Teacher assistants also work with infants and toddlers who have developmental delays or other disabilities. Under the guidance of a teacher or therapist, teacher assistants perform exercises or play games to help the child develop physically and behaviorally.
Teacher assistants work in a variety of settings—including preschools, child care centers, and religious and community centers, where they work with young adults—but most work in classrooms in elementary, middle, and secondary schools. They also may work outdoors, supervising recess when weather allows, and they may spend time standing, walking, or kneeling. However, many spend much of the day sitting while working with students.
Approximately 40 percent of teacher assistants work part time. Most assistants who provide educational instruction work the traditional 9-month to 10-month school year.
Seeing students develop and learn can be very rewarding. However, working closely with students can be both physically and emotionally tiring. Teacher assistants who work with special education students often perform more strenuous tasks, including lifting, as they help students with their daily routine. Those who perform clerical work may tire of administrative duties, such as copying materials or entering data.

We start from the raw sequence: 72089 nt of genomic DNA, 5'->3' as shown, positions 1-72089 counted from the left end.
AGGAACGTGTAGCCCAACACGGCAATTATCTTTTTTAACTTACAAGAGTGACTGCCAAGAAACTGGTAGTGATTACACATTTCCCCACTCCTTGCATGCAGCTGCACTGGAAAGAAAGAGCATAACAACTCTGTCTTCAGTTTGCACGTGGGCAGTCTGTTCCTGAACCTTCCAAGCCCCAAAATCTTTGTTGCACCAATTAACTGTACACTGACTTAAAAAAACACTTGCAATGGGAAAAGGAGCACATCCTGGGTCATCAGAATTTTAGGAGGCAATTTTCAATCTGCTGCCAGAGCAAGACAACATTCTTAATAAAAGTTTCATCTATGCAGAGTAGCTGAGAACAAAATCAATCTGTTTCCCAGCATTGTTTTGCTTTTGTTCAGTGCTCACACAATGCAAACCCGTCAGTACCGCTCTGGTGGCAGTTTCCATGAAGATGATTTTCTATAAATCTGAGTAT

Education & Training Required
Many teacher assistants need only a high school diploma and on-the-job training. However, a college degree or related coursework in child development improves job opportunities. In fact, teacher assistants who work in Title 1 schools—those with a large proportion of students from low-income households—must have college training or proven academic skills. They face Federal mandates that require assistants to hold a 2-year or higher degree, have a minimum of 2 years of college, or pass a rigorous State or local assessment.
A number of colleges offer associate degrees or certificate programs that either prepare graduates to work as teacher assistants or provide additional training for current teacher assistants.
All teacher assistants receive some on-the-job training. Teacher assistants need to become familiar with the school system and with the operation and rules of the school they work in. Those who tutor and review lessons must learn and understand the class materials and instructional methods used by the teacher. Teacher assistants also must know how to operate audiovisual equipment, keep records, and prepare instructional materials, as well as have adequate computer skills.
Other Skills Required (Other qualifications)
Many schools require previous experience in working with children and a valid driver's license. Most require the applicant to pass a background check. Teacher assistants should enjoy working with children from a wide range of cultural backgrounds and be able to handle classroom situations with fairness and patience. Teacher assistants also must demonstrate initiative and a willingness to follow a teacher's directions. They must have good writing skills and be able to communicate effectively with students and teachers. Teacher assistants who speak a second language, especially Spanish, are in great demand for communicating with growing numbers of students and parents whose primary language is not English.
Teacher Assistants - What They Do - Page 2